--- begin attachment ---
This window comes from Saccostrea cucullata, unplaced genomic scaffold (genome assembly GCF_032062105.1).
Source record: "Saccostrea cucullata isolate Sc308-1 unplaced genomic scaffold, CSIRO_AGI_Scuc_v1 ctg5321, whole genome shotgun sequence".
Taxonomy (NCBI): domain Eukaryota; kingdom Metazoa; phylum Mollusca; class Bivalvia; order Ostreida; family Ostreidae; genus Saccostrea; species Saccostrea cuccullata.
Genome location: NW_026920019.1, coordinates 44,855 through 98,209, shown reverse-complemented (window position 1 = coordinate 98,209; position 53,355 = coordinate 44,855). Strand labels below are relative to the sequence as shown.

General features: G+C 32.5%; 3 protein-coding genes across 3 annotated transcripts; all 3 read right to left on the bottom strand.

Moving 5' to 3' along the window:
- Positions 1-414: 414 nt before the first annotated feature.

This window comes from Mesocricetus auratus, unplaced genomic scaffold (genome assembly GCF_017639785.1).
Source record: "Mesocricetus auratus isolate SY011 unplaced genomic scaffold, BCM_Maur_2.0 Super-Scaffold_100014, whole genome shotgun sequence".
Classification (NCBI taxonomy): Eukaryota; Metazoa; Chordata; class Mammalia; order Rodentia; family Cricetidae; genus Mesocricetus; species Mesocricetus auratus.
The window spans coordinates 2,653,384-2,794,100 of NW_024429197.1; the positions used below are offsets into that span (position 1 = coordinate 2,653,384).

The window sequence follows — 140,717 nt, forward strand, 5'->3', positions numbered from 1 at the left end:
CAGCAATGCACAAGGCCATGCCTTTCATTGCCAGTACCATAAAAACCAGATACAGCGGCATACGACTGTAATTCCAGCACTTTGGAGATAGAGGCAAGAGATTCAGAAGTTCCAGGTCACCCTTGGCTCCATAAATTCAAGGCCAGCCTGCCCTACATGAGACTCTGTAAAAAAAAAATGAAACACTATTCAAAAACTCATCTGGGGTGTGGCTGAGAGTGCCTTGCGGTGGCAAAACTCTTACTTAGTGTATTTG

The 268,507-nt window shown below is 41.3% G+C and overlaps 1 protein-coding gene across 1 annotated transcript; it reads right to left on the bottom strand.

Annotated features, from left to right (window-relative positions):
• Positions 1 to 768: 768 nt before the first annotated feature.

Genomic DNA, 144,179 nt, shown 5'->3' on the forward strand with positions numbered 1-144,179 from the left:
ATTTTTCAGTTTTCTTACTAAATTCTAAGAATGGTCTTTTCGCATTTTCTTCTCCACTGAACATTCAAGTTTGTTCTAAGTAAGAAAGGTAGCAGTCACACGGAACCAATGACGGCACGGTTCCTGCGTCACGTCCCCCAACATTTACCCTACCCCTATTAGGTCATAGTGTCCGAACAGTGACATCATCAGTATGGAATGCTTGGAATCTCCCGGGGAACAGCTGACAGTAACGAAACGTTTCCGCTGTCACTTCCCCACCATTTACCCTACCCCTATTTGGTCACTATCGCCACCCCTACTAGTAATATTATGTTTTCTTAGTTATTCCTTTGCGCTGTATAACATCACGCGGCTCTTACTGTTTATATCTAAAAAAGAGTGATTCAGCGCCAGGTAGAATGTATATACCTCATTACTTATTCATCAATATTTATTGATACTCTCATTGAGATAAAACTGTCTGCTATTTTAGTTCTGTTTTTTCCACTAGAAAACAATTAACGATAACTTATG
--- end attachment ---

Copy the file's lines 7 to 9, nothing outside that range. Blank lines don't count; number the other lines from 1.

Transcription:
- Positions 1-414: 414 nt before the first annotated feature.

This window comes from Mesocricetus auratus, unplaced genomic scaffold (genome assembly GCF_017639785.1).
Source record: "Mesocricetus auratus isolate SY011 unplaced genomic scaffold, BCM_Maur_2.0 Super-Scaffold_100014, whole genome shotgun sequence".